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WHITE HOT stampers on side one of this CRAZY FUN 20th Century Percussion Music album, featuring classical works which rely almost exclusively on percussion (piano and voice also make appearances). My favorite piece here may be Ionisation, which uses real sirens (the Old School ones cranked by hand) as part of Varese’s uniquely specialized instrumental array.

But the main reason audiophiles will love this album is not the music, but the SOUND. Ionisation has amazing depth, soundstaging, dynamics, three-dimensionality and absolutely dead-on tonality — it’s hard to imagine a recording that allows your speakers to disappear more completely than this one. And the bottom end is BIG and powerful, probably the main reason the album has been on the TAS Super Disc for decades. If you’ve got full range speakers with big woofers and like to play your music loud, this record will give your system quite a workout.

With the invention of new instruments and increased cross-cultural exchange in the 20th century, composers’ interest in writing for percussion exploded, creating a uniquely modern genre that embraced both the future and the ancient past. The New Jersey Percussion Ensemble was founded in 1968 to perform this new literature, here performing works by Varèse, Cowell, and others.

It also makes a superb test disc. Subtle changes in your equipment can have a big effect on recordings like this. The instrumental palette is large and colorful, giving the critical listener plenty to work with.

And this copy is perfect for testing because is is nearly FLAWLESS in its sound on side one. No other copy could touch it. Many copies are not especially transparent, spacious or three-dimensional, and lack extension on both ends of the frequency spectrum.

The SPEED of the percussion is also critical to its accurate reproduction. No two pieces of electronics will get this record to sound the same, and some will fail miserably. If vintage tube gear is your idea of good sound, this record may help you to better understand where its shortcomings lie. (more…)

The Notting Hillbillies – Missing…

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  • A superb sounding copy with solid Double Plus (A++) sound from start to finish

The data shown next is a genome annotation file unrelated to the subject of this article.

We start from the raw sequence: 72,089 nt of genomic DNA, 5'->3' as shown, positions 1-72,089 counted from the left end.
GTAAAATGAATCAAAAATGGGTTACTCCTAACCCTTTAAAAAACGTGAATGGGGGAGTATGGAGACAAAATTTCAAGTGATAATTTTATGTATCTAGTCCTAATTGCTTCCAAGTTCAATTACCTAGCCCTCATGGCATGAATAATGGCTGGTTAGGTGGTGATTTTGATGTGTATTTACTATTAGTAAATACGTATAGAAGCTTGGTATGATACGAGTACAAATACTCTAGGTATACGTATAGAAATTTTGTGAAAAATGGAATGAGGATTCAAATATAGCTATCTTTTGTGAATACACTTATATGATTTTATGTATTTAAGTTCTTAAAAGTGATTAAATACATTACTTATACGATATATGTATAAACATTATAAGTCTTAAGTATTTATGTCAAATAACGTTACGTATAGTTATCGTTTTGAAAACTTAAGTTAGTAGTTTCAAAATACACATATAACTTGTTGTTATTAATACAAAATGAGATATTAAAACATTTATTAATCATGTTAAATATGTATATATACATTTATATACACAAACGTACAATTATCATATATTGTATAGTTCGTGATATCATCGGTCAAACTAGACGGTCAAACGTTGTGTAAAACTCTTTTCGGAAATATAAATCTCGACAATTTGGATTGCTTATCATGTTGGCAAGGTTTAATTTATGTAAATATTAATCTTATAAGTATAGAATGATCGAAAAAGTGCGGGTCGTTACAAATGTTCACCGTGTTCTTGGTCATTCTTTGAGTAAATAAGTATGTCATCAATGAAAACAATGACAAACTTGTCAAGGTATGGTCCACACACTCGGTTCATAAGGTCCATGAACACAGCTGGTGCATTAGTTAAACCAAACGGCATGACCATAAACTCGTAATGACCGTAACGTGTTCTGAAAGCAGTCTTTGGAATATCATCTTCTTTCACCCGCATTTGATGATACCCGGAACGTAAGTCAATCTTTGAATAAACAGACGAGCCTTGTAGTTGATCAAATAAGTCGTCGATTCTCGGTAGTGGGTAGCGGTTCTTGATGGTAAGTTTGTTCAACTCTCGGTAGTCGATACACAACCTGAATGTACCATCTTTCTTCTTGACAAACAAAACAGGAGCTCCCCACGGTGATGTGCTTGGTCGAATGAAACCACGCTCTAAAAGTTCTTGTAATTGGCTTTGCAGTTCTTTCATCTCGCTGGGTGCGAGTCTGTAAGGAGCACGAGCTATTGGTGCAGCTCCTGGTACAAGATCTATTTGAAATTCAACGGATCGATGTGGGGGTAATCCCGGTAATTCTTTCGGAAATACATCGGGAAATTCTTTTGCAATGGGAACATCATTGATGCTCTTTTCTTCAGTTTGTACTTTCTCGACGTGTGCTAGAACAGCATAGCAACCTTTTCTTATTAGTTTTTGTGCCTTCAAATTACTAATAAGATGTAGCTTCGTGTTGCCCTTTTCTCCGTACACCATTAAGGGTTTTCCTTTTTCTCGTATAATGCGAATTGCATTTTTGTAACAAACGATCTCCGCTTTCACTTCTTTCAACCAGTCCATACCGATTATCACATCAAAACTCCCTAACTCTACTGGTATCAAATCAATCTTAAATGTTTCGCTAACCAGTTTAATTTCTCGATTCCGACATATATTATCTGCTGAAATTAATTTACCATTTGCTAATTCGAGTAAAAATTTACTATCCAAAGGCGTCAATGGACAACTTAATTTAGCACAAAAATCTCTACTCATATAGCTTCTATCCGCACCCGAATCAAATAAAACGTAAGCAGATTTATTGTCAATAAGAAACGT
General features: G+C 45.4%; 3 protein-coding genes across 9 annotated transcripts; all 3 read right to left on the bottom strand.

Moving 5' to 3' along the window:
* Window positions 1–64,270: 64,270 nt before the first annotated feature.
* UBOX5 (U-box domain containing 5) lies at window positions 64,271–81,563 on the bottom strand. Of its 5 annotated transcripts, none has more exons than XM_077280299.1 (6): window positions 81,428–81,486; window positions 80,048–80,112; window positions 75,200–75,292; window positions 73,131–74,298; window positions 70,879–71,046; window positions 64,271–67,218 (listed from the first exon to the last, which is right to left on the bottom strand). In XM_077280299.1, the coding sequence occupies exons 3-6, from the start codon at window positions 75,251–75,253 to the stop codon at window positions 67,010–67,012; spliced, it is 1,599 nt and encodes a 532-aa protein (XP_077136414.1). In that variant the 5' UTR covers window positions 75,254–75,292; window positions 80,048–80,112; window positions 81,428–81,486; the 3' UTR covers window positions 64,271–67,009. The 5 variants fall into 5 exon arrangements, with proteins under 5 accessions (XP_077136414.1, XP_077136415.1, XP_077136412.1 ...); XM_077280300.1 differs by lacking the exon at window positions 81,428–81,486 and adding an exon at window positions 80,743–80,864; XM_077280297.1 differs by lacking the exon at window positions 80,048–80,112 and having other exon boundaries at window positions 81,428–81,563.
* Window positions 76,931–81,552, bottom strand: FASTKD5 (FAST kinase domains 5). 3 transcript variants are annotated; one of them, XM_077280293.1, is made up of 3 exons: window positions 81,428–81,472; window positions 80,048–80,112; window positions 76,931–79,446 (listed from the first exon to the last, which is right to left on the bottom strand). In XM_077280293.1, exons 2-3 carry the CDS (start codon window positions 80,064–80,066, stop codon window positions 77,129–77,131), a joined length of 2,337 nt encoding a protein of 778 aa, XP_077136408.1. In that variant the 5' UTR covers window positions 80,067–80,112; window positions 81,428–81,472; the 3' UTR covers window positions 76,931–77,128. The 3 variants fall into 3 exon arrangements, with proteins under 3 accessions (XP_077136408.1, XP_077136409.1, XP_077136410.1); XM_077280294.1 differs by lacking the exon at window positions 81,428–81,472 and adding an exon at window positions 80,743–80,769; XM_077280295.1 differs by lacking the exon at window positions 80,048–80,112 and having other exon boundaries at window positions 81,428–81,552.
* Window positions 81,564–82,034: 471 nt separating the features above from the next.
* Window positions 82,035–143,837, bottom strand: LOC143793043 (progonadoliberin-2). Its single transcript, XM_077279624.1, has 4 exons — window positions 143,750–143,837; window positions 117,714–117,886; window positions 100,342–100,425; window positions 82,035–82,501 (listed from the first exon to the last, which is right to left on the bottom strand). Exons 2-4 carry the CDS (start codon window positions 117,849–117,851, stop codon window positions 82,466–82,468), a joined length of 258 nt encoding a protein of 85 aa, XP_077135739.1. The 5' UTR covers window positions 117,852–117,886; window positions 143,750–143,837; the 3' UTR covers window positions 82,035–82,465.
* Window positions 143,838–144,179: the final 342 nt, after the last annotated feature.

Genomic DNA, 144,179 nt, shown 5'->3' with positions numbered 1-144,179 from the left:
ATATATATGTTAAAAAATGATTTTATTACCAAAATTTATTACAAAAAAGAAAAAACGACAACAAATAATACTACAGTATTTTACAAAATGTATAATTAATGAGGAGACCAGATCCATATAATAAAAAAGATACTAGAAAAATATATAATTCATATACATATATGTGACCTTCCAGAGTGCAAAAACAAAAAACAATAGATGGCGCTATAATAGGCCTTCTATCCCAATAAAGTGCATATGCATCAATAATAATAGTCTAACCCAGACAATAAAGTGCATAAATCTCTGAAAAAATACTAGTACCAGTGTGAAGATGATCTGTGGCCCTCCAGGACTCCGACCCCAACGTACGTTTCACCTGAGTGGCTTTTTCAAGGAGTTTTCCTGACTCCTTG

• These sides get the sound of the plucked instruments with all the speed. body and harmonic information they need to sound their best
  • 4 stars: “… a low-key, joyous run-through of mostly traditional, blues-based songs with a handful of originals… Despite the high-profile presence of Knopfler, the Notting Hillbillies succeed in sounding like a band with Knopfler often taking a backseat to his bandmates… a delightful record that doesn’t overstay its welcome.”

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Sergio Mendes – Room Treatments Bring Out The Best

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Only the best copies are sufficiently transparent to grant the listener the privilege of hearing all the elements laid out clearly, each occupying a real three-dimensional space within the soundfield. 

With recent changes to some of our room treatments, we now have even more transparency in the mids and highs, while improving the whomp factor (the formula goes like this: deep bass + mid bass + speed + dynamics = whomp) at the listening position. (There’s always tons of bass being produced when you have three 12′ woofers firing away, but getting the bass out of the corners and into the center of the room is one of the toughest tricks in audio.)

For a while we were quite enamored with some later pressings of this album — they were cut super clean, with extended highs and amazing transparency, with virtually none of the congestion in the loud parts you hear on practically every copy.

But that clarity comes at a price, and it’s a steep one. The best early pressings have whomp down below only hinted at by the “cleaner” reissues. It’s the same way super transparent half-speeds fool most audiophiles. For some reason audiophiles rarely seem to notice the lack of weight and solidity down below that they’ve sacrificed for this improved clarity. (Probably because it’s the rare audiophile speaker that can really move enough air to produce the whomp we are talking about here.)

But hey, look who’s talking! I was fooled too. You have to get huge amounts of garbage out of your system (and your room) before the trade-offs become obvious. When you find that special early pressing, one with all the magic in the midrange and top without any loss of power down below, then my friend you have one of those “I Can’t Believe It’s A Record” records. We call them Hot Stampers here at Better Records, and they’re guaranteed to blow your mind.

Funky Brazilian Music For Audiophiles

This is one of my favorite albums, one which certainly belongs in any Audiophile’s collection. Better sound is hard to find — when you have the right pressing. Unfortunately those are pretty hard to come by. Most LPs are grainy, shrill, thin, veiled and full of compressor distortion in the louder parts: this is not a recipe for audiophile listening pleasure.

But we LOVE this album here at Better Records, and have since Day One. One of the first records I ever played for my good audio buddy Robert Pincus (Cisco Records) to demonstrate the sound of my system was Sergio’s syncopated version of Day Tripper off this album. That was thirty years ago, and I can honestly say I have never tired of this music in the decades since.

Weather Report – Sweetnighter – What to Listen For

More Weather Report

Weather Report Albums We’ve Reviewed

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Another in our series of Home Audio Exercises with advice on What to Listen For (WTLF) as you critically evaluate your copy of the album. What surprised us most about the dozen or so copies that we played for this shootout was how wrong most copies of this album sound. They’re SOUR in the midrange. On this kind of music, a sour midrange is the kiss of death. Those copies that aren’t sour are frequently just plain dull. On a recording like this, so full of percussion — which to be honest LIVES OR DIES on the quality of its percussion — dullness is devastating.   (more…)